Cancers that arise in ovarian or extraovarian endometriosis are a distinct disease category with a histologic profile different from that of the more common epithelial ovarian cancers and with a better prognosis. Because the malignant transformation of endometriomas is rarely associated with lymphadenopathy or peritoneal carcinomatosis, a high index of suspicion on the part of the radiologist is necessary to establish a timely diagnosis of endometriosis-related ovarian cancers and allow appropriate oncologic management. Although imaging is not currently performed for surveillance of endometriosis, magnetic resonance (MR) imaging is often performed when surgical treatment is under consideration. An optimal MR imaging protocol for the detection of cancer arising in an endometrioma includes a review of subtraction images derived from unenhanced and contrast material-enhanced T1-weighted datasets. Subtraction images provide improved conspicuity of enhancing mural nodules-which are the most sensitive MR imaging sign of malignancy in ovarian endometriosis-against the background of the high-signal-intensity endometriotic cyst. Cancers arising in extraovarian endometriosis typically manifest as solid lesions with intermediate signal intensity on T1-and T2-weighted images, enhancement after the intravenous administration of a gadolinium-based contrast material, and restricted diffusion on diffusion-weighted images and apparent diffusion coefficient (ADC) maps. The signal intensity of myometrium, or, if the uterus is absent, that of the small bowel wall, is used as an internal reference standard for lesion signal intensity. Lesions are considered to have restricted diffusion if they show signal hyperintensity relative to the reference structure on diffusion-weighted images and hypointensity or isointensity relative to that structure on ADC maps. For definitive diagnosis, histopathologic analysis is required.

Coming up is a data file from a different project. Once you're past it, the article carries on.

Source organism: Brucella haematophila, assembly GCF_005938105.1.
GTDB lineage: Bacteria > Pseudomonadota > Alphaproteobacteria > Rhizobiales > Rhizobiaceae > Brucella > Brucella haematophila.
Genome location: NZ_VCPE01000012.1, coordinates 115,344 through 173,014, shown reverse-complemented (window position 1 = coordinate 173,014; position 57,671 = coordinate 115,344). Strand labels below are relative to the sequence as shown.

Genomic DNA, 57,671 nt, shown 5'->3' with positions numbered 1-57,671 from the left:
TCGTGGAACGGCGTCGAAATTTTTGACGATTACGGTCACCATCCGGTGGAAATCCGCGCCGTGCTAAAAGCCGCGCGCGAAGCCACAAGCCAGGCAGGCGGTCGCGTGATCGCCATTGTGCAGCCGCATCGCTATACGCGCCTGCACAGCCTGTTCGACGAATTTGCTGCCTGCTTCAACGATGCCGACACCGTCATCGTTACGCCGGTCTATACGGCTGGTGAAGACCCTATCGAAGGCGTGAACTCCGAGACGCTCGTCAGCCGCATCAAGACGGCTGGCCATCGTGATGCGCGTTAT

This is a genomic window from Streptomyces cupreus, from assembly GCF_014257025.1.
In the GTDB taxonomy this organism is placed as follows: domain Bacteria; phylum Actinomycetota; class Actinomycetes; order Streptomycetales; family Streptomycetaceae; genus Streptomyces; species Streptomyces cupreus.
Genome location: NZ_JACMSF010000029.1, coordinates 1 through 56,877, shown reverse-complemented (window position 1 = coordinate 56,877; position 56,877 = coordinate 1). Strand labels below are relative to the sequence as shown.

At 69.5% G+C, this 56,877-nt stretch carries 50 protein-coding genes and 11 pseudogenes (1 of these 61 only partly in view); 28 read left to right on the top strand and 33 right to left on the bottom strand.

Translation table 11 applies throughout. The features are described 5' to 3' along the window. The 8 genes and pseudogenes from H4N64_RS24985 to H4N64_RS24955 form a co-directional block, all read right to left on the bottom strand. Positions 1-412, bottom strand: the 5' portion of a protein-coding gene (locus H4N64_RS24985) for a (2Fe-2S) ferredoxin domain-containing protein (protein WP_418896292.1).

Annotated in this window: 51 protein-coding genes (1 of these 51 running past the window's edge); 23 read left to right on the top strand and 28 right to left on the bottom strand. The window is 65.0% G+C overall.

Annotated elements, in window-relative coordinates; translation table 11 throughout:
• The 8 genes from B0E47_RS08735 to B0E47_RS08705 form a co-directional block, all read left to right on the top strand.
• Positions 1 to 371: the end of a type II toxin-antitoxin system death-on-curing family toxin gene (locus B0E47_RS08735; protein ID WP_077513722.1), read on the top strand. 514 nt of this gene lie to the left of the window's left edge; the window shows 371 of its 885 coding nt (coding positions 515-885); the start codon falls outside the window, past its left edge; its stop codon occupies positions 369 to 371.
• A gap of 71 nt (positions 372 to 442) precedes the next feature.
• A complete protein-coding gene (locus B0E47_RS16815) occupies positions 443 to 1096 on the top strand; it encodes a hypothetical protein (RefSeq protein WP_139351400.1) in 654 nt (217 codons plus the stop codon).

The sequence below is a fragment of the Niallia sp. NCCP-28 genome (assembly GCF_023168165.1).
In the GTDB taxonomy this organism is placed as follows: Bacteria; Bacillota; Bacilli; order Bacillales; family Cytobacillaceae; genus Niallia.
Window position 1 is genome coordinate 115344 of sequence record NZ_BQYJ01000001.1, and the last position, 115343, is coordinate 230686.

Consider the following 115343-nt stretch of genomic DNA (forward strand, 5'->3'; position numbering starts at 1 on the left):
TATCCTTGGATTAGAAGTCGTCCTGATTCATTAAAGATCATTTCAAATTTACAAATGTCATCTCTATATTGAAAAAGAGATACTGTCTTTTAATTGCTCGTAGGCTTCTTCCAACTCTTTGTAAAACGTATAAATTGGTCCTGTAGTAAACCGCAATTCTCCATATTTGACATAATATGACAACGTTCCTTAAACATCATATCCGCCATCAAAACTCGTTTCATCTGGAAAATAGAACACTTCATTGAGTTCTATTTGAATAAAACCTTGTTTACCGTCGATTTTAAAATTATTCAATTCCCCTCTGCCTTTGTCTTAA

ASJC Scopus subject areas
- Radiology Nuclear Medicine and imaging